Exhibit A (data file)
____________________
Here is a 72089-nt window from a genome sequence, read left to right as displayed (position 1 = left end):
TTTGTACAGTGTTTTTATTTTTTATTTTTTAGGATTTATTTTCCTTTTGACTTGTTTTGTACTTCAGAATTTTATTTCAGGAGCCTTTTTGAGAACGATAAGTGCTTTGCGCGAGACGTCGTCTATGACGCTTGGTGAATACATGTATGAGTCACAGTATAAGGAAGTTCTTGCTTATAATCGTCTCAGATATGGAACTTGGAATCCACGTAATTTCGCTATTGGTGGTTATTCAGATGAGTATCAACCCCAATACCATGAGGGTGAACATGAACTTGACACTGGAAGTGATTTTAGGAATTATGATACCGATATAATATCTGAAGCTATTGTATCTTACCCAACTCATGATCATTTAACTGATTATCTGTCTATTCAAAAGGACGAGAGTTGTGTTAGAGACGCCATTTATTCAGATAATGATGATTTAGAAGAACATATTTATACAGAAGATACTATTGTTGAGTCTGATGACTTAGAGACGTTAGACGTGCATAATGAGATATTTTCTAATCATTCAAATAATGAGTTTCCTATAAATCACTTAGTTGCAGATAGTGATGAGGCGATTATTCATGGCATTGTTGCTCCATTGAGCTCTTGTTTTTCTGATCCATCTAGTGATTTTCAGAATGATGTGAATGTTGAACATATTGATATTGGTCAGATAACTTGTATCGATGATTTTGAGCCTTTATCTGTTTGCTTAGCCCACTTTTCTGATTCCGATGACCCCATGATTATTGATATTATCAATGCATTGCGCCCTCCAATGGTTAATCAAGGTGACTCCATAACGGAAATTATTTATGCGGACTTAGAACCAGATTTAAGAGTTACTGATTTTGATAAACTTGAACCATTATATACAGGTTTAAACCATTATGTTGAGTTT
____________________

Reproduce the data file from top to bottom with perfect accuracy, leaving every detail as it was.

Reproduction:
Here is a 72089-nt window from a genome sequence, read left to right as displayed (position 1 = left end):
TTTGTACAGTGTTTTTATTTTTTATTTTTTAGGATTTATTTTCCTTTTGACTTGTTTTGTACTTCAGAATTTTATTTCAGGAGCCTTTTTGAGAACGATAAGTGCTTTGCGCGAGACGTCGTCTATGACGCTTGGTGAATACATGTATGAGTCACAGTATAAGGAAGTTCTTGCTTATAATCGTCTCAGATATGGAACTTGGAATCCACGTAATTTCGCTATTGGTGGTTATTCAGATGAGTATCAACCCCAATACCATGAGGGTGAACATGAACTTGACACTGGAAGTGATTTTAGGAATTATGATACCGATATAATATCTGAAGCTATTGTATCTTACCCAACTCATGATCATTTAACTGATTATCTGTCTATTCAAAAGGACGAGAGTTGTGTTAGAGACGCCATTTATTCAGATAATGATGATTTAGAAGAACATATTTATACAGAAGATACTATTGTTGAGTCTGATGACTTAGAGACGTTAGACGTGCATAATGAGATATTTTCTAATCATTCAAATAATGAGTTTCCTATAAATCACTTAGTTGCAGATAGTGATGAGGCGATTATTCATGGCATTGTTGCTCCATTGAGCTCTTGTTTTTCTGATCCATCTAGTGATTTTCAGAATGATGTGAATGTTGAACATATTGATATTGGTCAGATAACTTGTATCGATGATTTTGAGCCTTTATCTGTTTGCTTAGCCCACTTTTCTGATTCCGATGACCCCATGATTATTGATATTATCAATGCATTGCGCCCTCCAATGGTTAATCAAGGTGACTCCATAACGGAAATTATTTATGCGGACTTAGAACCAGATTTAAGAGTTACTGATTTTGATAAACTTGAACCATTATATACAGGTTTAAACCATTATGTTGAGTTT